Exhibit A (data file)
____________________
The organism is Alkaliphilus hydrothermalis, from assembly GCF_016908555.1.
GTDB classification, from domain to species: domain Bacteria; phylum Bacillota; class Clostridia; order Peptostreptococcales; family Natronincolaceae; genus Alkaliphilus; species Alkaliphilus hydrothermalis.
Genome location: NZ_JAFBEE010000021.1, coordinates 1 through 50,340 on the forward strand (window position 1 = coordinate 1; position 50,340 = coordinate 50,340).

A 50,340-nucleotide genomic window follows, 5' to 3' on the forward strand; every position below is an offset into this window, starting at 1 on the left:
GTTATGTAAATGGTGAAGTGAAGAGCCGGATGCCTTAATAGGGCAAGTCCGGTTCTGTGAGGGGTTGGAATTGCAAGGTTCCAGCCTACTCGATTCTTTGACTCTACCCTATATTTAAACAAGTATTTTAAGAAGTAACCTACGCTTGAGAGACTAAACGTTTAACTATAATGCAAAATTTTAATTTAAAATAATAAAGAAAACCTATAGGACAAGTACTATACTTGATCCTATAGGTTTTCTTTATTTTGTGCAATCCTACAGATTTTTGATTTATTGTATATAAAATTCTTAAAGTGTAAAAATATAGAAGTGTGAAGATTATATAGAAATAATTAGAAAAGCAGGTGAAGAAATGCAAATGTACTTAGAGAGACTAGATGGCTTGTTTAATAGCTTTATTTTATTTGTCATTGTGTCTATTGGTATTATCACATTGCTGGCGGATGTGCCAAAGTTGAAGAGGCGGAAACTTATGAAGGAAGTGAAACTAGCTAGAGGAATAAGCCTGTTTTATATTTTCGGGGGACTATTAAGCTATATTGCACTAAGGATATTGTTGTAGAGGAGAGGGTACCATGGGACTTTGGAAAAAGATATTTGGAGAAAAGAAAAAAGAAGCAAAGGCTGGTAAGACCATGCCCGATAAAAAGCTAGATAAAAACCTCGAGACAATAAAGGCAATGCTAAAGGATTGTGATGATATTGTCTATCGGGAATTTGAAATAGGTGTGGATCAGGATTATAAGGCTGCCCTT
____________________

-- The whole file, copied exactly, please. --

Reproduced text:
The organism is Alkaliphilus hydrothermalis, from assembly GCF_016908555.1.
GTDB classification, from domain to species: domain Bacteria; phylum Bacillota; class Clostridia; order Peptostreptococcales; family Natronincolaceae; genus Alkaliphilus; species Alkaliphilus hydrothermalis.
Genome location: NZ_JAFBEE010000021.1, coordinates 1 through 50,340 on the forward strand (window position 1 = coordinate 1; position 50,340 = coordinate 50,340).

A 50,340-nucleotide genomic window follows, 5' to 3' on the forward strand; every position below is an offset into this window, starting at 1 on the left:
GTTATGTAAATGGTGAAGTGAAGAGCCGGATGCCTTAATAGGGCAAGTCCGGTTCTGTGAGGGGTTGGAATTGCAAGGTTCCAGCCTACTCGATTCTTTGACTCTACCCTATATTTAAACAAGTATTTTAAGAAGTAACCTACGCTTGAGAGACTAAACGTTTAACTATAATGCAAAATTTTAATTTAAAATAATAAAGAAAACCTATAGGACAAGTACTATACTTGATCCTATAGGTTTTCTTTATTTTGTGCAATCCTACAGATTTTTGATTTATTGTATATAAAATTCTTAAAGTGTAAAAATATAGAAGTGTGAAGATTATATAGAAATAATTAGAAAAGCAGGTGAAGAAATGCAAATGTACTTAGAGAGACTAGATGGCTTGTTTAATAGCTTTATTTTATTTGTCATTGTGTCTATTGGTATTATCACATTGCTGGCGGATGTGCCAAAGTTGAAGAGGCGGAAACTTATGAAGGAAGTGAAACTAGCTAGAGGAATAAGCCTGTTTTATATTTTCGGGGGACTATTAAGCTATATTGCACTAAGGATATTGTTGTAGAGGAGAGGGTACCATGGGACTTTGGAAAAAGATATTTGGAGAAAAGAAAAAAGAAGCAAAGGCTGGTAAGACCATGCCCGATAAAAAGCTAGATAAAAACCTCGAGACAATAAAGGCAATGCTAAAGGATTGTGATGATATTGTCTATCGGGAATTTGAAATAGGTGTGGATCAGGATTATAAGGCTGCCCTT